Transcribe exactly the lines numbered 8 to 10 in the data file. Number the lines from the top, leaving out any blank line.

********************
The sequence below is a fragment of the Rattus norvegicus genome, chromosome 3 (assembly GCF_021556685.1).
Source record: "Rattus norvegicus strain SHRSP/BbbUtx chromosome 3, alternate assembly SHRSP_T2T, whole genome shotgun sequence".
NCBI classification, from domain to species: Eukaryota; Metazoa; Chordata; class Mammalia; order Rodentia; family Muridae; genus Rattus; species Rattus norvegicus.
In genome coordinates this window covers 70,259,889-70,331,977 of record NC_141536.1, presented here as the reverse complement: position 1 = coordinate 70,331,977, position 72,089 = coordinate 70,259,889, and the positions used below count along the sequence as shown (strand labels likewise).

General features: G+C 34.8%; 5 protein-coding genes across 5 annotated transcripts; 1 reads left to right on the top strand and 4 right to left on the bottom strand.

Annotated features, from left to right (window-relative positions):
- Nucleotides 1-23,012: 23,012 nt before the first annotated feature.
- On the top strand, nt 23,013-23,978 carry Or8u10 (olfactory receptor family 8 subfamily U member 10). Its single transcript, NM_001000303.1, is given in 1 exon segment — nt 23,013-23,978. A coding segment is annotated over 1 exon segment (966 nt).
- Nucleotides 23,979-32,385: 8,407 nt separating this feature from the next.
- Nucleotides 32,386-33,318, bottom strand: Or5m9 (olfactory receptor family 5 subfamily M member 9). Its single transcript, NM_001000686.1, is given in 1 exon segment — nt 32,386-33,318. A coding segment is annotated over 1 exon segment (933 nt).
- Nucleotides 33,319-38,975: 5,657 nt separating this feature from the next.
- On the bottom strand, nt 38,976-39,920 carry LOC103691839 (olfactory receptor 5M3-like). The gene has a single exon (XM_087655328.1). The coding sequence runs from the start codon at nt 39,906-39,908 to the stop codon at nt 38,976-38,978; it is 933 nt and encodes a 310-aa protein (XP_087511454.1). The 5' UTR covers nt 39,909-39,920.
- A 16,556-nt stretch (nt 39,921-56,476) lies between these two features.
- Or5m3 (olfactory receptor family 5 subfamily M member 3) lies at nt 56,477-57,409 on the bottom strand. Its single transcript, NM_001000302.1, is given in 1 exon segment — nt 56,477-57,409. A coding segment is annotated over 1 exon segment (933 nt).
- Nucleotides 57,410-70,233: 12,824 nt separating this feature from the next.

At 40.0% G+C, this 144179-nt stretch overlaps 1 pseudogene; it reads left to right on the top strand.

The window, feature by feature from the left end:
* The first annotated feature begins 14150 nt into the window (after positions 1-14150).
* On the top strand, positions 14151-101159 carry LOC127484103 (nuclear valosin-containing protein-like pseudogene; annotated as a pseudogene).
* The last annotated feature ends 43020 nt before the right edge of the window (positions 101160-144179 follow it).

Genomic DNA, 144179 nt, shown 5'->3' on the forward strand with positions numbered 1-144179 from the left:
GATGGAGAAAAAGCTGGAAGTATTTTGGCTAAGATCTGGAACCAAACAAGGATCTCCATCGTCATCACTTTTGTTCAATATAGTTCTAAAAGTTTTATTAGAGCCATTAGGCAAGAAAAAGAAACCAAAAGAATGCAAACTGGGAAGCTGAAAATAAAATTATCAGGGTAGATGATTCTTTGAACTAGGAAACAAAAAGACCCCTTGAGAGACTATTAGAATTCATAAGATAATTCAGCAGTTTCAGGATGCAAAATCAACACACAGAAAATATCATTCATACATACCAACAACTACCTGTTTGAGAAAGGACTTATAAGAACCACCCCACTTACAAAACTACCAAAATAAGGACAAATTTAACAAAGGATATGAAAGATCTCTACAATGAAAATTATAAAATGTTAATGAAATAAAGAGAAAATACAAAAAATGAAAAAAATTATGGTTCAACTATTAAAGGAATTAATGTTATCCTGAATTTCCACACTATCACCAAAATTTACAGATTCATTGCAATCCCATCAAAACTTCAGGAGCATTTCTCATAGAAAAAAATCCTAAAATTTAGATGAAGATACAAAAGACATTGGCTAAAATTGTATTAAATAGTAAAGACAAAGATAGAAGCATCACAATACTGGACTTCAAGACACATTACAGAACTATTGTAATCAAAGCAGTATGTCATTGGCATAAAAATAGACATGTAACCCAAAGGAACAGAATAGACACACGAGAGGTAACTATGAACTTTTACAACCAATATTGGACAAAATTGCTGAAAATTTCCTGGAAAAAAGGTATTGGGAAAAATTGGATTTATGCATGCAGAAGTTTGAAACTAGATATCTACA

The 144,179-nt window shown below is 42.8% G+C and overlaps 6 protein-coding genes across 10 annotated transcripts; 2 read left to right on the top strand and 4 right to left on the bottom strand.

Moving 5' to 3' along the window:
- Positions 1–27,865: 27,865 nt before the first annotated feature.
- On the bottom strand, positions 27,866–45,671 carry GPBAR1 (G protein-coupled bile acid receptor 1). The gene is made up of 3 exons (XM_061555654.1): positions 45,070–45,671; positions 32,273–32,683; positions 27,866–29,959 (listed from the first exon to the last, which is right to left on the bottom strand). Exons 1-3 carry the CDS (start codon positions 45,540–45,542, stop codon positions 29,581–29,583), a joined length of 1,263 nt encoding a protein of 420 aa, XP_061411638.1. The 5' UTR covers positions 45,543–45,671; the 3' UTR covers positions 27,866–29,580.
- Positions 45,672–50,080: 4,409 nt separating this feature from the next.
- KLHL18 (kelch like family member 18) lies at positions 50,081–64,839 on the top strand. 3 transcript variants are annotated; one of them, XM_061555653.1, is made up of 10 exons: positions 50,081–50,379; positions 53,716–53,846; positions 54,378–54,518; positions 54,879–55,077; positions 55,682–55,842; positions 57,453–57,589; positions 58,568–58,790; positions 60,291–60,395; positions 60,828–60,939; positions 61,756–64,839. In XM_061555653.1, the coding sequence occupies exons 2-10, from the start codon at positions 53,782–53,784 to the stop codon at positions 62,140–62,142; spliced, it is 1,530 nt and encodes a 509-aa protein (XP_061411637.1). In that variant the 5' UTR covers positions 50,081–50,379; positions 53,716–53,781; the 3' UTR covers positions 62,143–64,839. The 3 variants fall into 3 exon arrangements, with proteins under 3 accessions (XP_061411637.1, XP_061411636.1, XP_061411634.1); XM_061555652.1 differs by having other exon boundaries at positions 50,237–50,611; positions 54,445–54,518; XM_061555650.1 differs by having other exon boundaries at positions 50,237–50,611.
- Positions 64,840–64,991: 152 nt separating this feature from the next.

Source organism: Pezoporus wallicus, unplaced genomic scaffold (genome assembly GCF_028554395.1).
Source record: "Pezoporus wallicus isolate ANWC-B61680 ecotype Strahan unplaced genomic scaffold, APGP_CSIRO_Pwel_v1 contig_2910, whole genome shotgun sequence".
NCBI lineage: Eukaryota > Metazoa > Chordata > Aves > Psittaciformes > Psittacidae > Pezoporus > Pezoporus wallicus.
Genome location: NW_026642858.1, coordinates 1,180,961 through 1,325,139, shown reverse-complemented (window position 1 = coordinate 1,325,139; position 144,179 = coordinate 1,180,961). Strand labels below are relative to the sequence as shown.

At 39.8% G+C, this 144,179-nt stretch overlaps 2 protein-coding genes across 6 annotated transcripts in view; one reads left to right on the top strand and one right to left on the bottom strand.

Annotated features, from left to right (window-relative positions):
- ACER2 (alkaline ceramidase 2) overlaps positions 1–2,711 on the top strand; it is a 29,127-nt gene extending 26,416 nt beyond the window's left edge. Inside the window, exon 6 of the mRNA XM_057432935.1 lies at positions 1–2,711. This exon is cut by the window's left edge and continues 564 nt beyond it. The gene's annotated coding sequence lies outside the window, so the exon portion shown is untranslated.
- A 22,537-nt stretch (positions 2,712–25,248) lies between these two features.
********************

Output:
- On the top strand, nt 23,013-23,978 carry Or8u10 (olfactory receptor family 8 subfamily U member 10). Its single transcript, NM_001000303.1, is given in 1 exon segment — nt 23,013-23,978. A coding segment is annotated over 1 exon segment (966 nt).
- Nucleotides 23,979-32,385: 8,407 nt separating this feature from the next.
- Nucleotides 32,386-33,318, bottom strand: Or5m9 (olfactory receptor family 5 subfamily M member 9). Its single transcript, NM_001000686.1, is given in 1 exon segment — nt 32,386-33,318. A coding segment is annotated over 1 exon segment (933 nt).